Why is history.back doing a reload with Chrome and Safari?

Discussion in 'Javascript' started by ViLco, Oct 19, 2011.

  1. ViLco

    ViLco Guest

    I'm using Ajax and I have pages with many input tags where user can insert
    data. My js function edit some input tags as well, using
    document.getElementById("elementname").value = myvalue
    After having set data on page1 and clicking a button, a js function will
    redirect the browser to page2 where the user will choose between an OK and a
    Cancel button. The OK button calls a JS function that does some work and
    then redirects the browser back to page1 via a history.back() command.
    When this happens, in FF and IE8 the page page1 will show itself just as we
    left it: with all of the data still in the input tags, since these browsers
    cache the page when moving to another page and then, when getting back, they
    show the page as they cached it.
    In Safari and Chrome, instead, the history.back() command issues a *reload*
    of the page from the server, so all of the input tags values get back to the
    value they had before the user and JS function edited them. All user
    inserted values are lost along with all the values I had programmatically
    set in page1 via JS functions.
    I need the data that was entered in page1, and I'm at a loss with these two
    Webkit based browsers.
    I searched the web and found many people talking about this issue, including
    people who said they solved the issue in many ways: some suggest to use
    history.go(-1) instead of history.back(), some suggest to use
    history.back(1), others suggest to create a JS function goback() which does
    a history.go(-1) and call that function instead of history.go(.1) directly,
    but none of that works. I have seen that many of these persons talk about
    anchors, like this:
    <a href="#" onClick="history.go(-1)">go back</a>
    This is not my case since I'm directing the browser back in a programmatical
    way, which is: from my JS functions, not in an anchor like the above one.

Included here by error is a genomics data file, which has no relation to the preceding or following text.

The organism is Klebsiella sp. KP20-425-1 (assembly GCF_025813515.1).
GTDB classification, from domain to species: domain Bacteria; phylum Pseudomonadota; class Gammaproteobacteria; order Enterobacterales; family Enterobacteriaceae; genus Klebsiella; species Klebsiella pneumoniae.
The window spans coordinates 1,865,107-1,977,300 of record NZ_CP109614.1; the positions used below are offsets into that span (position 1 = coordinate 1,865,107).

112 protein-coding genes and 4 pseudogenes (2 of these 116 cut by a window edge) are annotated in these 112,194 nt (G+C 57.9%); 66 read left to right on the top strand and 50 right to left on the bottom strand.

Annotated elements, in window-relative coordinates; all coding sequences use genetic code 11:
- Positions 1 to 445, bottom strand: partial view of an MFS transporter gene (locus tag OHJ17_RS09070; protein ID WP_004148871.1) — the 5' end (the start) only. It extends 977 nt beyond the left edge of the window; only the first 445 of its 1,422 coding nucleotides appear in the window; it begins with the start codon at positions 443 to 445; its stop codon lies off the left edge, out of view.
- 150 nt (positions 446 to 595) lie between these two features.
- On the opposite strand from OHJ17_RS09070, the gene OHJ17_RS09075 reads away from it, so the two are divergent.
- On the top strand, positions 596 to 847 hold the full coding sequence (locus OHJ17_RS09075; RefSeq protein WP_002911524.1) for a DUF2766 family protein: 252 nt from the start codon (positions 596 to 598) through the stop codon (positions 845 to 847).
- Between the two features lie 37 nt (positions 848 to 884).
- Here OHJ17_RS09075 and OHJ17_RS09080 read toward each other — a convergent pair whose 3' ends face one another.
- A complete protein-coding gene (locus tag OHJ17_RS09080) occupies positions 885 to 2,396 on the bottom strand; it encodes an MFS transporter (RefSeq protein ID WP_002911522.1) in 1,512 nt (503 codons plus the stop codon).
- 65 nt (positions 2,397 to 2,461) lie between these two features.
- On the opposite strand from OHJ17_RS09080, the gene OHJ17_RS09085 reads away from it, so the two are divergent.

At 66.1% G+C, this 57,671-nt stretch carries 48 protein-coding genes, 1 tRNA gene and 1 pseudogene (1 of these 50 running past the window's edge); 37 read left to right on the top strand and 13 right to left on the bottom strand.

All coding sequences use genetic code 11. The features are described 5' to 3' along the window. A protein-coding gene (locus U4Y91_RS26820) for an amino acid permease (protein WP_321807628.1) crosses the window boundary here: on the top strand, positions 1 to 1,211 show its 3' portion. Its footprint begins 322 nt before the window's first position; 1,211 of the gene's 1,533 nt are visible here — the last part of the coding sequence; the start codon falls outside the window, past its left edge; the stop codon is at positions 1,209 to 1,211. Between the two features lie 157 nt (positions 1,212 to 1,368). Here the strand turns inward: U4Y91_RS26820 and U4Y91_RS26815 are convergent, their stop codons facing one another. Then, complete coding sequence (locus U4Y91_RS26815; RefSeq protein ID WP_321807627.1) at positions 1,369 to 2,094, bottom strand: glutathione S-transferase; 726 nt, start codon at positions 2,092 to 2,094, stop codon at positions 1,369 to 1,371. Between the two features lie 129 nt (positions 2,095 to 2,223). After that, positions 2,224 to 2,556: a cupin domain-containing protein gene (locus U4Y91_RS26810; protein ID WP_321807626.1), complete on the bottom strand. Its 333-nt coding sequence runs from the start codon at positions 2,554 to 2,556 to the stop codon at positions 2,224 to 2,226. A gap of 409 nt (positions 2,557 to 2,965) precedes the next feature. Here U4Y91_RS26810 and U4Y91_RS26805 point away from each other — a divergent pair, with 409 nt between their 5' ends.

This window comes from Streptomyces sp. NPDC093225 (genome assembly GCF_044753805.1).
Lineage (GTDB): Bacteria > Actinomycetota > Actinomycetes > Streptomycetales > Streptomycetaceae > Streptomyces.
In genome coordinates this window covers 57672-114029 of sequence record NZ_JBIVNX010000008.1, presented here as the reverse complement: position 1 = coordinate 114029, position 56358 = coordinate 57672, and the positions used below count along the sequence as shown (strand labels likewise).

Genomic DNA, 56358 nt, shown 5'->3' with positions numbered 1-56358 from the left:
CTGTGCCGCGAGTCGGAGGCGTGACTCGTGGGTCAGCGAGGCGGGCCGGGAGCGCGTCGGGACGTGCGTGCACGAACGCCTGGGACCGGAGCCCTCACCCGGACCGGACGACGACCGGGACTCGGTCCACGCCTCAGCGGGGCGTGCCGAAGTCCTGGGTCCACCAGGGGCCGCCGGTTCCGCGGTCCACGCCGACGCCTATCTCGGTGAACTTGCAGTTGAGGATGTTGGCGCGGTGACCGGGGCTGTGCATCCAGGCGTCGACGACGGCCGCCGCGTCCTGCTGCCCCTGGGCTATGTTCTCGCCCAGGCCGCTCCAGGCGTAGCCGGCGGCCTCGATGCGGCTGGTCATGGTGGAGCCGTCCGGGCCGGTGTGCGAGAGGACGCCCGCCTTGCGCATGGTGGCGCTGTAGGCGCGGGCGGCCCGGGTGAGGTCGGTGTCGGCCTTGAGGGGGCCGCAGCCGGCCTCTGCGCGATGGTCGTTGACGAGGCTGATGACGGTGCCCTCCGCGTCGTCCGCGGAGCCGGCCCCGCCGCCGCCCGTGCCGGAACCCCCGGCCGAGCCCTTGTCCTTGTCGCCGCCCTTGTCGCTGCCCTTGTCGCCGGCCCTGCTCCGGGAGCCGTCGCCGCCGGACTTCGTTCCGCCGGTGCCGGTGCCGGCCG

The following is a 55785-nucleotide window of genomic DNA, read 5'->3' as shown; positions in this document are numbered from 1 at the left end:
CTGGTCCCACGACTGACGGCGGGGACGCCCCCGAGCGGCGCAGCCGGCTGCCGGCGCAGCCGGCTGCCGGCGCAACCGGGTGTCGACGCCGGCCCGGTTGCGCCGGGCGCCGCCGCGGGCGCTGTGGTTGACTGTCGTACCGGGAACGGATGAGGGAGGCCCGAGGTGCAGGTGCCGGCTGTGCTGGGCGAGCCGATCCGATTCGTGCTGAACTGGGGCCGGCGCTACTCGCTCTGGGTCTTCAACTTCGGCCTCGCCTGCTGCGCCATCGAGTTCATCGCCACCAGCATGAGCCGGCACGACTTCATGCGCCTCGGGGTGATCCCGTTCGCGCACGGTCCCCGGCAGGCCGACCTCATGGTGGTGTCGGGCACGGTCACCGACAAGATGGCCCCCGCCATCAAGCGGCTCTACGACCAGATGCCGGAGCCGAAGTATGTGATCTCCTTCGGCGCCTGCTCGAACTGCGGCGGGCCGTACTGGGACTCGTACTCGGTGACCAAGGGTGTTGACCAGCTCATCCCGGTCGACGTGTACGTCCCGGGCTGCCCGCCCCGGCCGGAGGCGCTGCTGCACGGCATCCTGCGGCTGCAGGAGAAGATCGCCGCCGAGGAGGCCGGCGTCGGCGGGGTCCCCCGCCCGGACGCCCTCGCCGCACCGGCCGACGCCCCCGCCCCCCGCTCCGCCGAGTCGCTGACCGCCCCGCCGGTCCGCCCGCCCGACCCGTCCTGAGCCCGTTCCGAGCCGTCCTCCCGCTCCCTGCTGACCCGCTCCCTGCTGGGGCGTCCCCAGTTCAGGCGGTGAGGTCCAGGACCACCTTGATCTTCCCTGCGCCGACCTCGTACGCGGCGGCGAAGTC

Anyone has a clue about how to prevent this reload?

    Chrome version: 14.0.835.202 (Official build 103287) m
    Safari version: 5.1 (7534.50)
    ViLco, Oct 19, 2011
    #1
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  2. ViLco

    ViLco Guest

    ViLco wrote:

    > This is not my case since I'm directing the browser back in a
    > programmatical way, which is: from my JS functions, not in an anchor
    > like the above one.
    > Anyone has a clue about how to prevent this reload?


    I found out this on webkit.org but it isn't very informative.

    http://www.webkit.org/blog/427/webkit-page-cache-i-the-basics/

    The only really technical article is the next one but it is specific to
    onunload only and I have no onunload calls here.
    So, I'm stuck with this "basics" article which says that webkit doesn't
    cache unuseful pages, complex pages and secure pages. I checked but I have
    no unuseful pages, no active plugins, no frames and no https.
    I'm stuck.
    ViLco, Oct 19, 2011
    #2
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  3. ViLco

    Tom de Neef Guest

    "ViLco" <> schreef in bericht
    news:j7m2ao$6ci$...
    > I'm using Ajax and I have pages with many input tags where user can insert
    > data. My js function edit some input tags as well, using
    > document.getElementById("elementname").value = myvalue
    > After having set data on page1 and clicking a button, a js function will
    > redirect the browser to page2 where the user will choose between an OK and
    > a Cancel button. The OK button calls a JS function that does some work and
    > then redirects the browser back to page1 via a history.back() command.
    > When this happens, in FF and IE8 the page page1 will show itself just as